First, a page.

X-Men: Days of Future Past (Spoilers Ahead)

Even before going out to see X-Men: Days of Future Past, I had seen some rather mixed reviews. Some people called it one of the best superhero movies since Avengers. (And one reviewer described it as better than Avengers.) Others found it sexist, convoluted, and/or disappointing…

I’m thrilled that we’ve canonically erased the mess that was X-Men 3. It was very cool to finally see the sentinels on the screen. And I like that they took on a very ambitious storyline. But the movie didn’t work as well as it could have. I walked out of the theater feeling like I had seen a big, flashy film that was somehow … hollow. It didn’t make me feel very much.

Some of my thoughts:

Quicksilver: When I first saw photos of the character online, I winced. But his scenes were pretty much my favorite part of the movie, mostly for the fun and humor. I wish we’d seen more of him, but I can also understand why the writers didn’t go there. Given the way they portrayed his powers, he probably could have solved the whole thing himself. “Hey, would you mind flying out to Paris with us and stopping Mystique from killing Tyrion Lannister? And while we’re at it, why don’t you head into Trask Industries and destroy everything related to the sentinels project?”

Gratuitous X-Death: I get that the future is ugly, but I have very little interest in watching heroes get slaughtered in various gruesome ways. Yes, the fact that some of these mutants don’t look human means you can rip them in half or crush their heads underfoot and still keep your PG-13 rating. But what was the point? We all know those deaths are going to be reset anyway. It felt pointless and gratuitous.

Future Sentinels: Oh, look. The destroyer from Thor hooked up with the T-1000 from Terminator and had ugly babies.

Blink: I wasn’t familiar with the character before the film, but I liked her power and the various creative ways she used it. I wish there had been more moments that made me think, “Hey, that’s cool/clever/nifty!” the way most of her scenes did.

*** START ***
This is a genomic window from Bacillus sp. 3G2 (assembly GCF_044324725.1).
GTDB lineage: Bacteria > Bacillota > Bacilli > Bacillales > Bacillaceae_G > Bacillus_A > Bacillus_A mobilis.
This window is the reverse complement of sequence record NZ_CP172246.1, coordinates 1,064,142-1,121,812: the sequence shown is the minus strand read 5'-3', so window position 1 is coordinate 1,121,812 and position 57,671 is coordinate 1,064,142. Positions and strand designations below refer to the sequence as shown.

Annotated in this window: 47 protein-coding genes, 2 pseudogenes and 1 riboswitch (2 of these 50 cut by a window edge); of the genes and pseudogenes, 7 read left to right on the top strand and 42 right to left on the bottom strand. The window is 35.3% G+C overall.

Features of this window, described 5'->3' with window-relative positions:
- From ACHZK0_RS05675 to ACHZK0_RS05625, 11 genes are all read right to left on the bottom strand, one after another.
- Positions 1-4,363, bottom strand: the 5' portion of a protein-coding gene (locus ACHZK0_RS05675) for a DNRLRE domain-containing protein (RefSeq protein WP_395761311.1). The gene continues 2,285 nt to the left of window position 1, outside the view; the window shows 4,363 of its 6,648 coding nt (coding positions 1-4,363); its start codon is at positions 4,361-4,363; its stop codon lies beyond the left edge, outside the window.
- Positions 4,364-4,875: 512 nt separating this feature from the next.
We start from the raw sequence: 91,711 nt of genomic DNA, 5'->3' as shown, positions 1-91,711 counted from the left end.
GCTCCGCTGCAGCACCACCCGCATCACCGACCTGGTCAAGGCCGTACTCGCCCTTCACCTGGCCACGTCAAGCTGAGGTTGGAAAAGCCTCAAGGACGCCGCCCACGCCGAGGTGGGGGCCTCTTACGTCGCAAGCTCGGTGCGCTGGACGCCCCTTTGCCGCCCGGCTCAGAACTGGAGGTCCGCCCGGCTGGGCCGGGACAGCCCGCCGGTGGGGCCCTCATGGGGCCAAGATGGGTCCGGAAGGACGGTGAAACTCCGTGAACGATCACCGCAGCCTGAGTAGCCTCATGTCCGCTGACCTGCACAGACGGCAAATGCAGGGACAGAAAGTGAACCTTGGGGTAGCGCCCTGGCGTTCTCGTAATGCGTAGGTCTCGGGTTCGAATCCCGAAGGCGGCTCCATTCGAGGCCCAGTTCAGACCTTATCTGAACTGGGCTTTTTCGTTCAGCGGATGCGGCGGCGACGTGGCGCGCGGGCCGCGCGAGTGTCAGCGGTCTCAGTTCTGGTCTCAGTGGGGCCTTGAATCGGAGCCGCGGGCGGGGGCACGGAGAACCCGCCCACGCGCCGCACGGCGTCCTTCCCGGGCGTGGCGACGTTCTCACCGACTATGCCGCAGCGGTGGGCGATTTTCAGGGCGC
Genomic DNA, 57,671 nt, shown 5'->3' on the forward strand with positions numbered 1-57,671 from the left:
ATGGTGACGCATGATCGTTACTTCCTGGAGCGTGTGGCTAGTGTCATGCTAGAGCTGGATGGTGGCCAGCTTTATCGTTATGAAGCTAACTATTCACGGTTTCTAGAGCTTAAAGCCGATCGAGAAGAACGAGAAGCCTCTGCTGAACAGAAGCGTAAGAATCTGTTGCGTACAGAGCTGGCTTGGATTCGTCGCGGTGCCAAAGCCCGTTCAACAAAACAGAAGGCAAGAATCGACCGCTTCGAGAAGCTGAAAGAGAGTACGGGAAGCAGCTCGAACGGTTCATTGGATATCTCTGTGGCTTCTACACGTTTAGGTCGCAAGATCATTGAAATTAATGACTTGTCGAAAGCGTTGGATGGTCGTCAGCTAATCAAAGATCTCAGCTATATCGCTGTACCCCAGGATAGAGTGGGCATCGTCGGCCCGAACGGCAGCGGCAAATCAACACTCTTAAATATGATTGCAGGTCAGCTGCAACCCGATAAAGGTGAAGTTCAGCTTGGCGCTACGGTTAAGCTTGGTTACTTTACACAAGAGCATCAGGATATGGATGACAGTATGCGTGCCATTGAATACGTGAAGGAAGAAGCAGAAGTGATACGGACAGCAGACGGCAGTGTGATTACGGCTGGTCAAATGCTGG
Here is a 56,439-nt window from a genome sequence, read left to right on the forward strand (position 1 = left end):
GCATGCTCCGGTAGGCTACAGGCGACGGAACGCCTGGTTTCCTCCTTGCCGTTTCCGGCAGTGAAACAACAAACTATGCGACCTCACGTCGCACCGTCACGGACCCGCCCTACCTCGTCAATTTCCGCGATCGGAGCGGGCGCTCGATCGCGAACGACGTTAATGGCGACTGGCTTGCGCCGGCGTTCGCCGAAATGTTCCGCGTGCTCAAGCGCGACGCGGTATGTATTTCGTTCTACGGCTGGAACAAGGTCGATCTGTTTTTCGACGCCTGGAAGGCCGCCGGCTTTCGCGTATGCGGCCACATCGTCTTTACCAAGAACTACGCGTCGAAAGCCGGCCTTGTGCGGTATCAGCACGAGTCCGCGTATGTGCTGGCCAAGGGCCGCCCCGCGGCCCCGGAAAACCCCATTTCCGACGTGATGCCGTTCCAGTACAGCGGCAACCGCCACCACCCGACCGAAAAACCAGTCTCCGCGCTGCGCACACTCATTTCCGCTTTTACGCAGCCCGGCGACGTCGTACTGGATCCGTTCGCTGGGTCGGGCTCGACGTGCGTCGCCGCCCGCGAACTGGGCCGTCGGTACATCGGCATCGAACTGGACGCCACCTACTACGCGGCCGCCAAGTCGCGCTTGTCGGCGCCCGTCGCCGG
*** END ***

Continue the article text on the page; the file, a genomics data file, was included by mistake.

Professor X and Magneto: I’ve enjoyed the relationship between these two over the course of the franchise. But while I enjoyed what we saw of Patrick Stewart and Ian McKellen, I found the younger Erik and Charles to be rather meh. There was nothing new to their relationship, nothing we hadn’t seen before.

Mystique: For the past ten years, Charles has been a grieving drug addict. (Perhaps not a literal addict, but that’s definitely how the movie was portraying him and his arc.) Erik has been locked away for trying to save JFK and managing to deflect the bullet right into the president instead. Smooth move, there. Meanwhile, Mystique has been running around, saving mutants, gathering info, and kicking ass. And the goal of the movie is to stop her? Topping things off, I’ll quote Jenn Reese here:

Despite the fact that the movie is literally about her decision to kill a man or not, the entire story is built around Charles Xavier anyway and framed as his decision to let her decide.

Short version: this movie needed less Charles-angst and more Mystique.

Magneto and the Stadium: What was cut out of this already-busy movie so that Magneto could carry a stadium around? And why???

The X-Men are a Team: The only real team we see is the future mutants fighting against the sentinels. Coincidentally, aside from the gratuitous slaughter of our heroes, those scenes were some of my favorite parts of the movie. I wish we’d seen more of that. Beast, Wolverine, Charles, and Magneto did not a team make. At least, not an interesting team. (Maybe next time try a mix that isn’t four angsty white dudes?)

Too Much Story, Too Little Time: I wish this had been two movies. Give us part one set in the future, showing the surviving X-Men and their battles against the sentinels. Show us who’s in charge instead of just hand-waving that the sentinels left the bad humans running things. Show us what it took to track down the turning point in time. Give us scenes of Storm, Kitty, Blink, Bishop, Iceman, and the rest kicking ass while the whole world comes crashing down around them. And then go into the past and set things up for the second movie.

In part two, take the time to show us more of what Mystique’s been up to. Make this her movie as much as Charles and Magneto. Turn the sentinels loose and show us some 70s mutant vs. sentinel action. Here’s an idea: show us a team of X-Men! And then, yes, wrap things up by showing us a better future. (I loved Professor X’s line “Welcome back,” and the way Patrick Stewart acted that scene when he realizes what’s happened and which Wolverine he’s speaking to.)


So, yeah. Not the worst of the X-Men franchise, in my opinion. But certainly not the best, either. And it could have been so much more.

What did you think?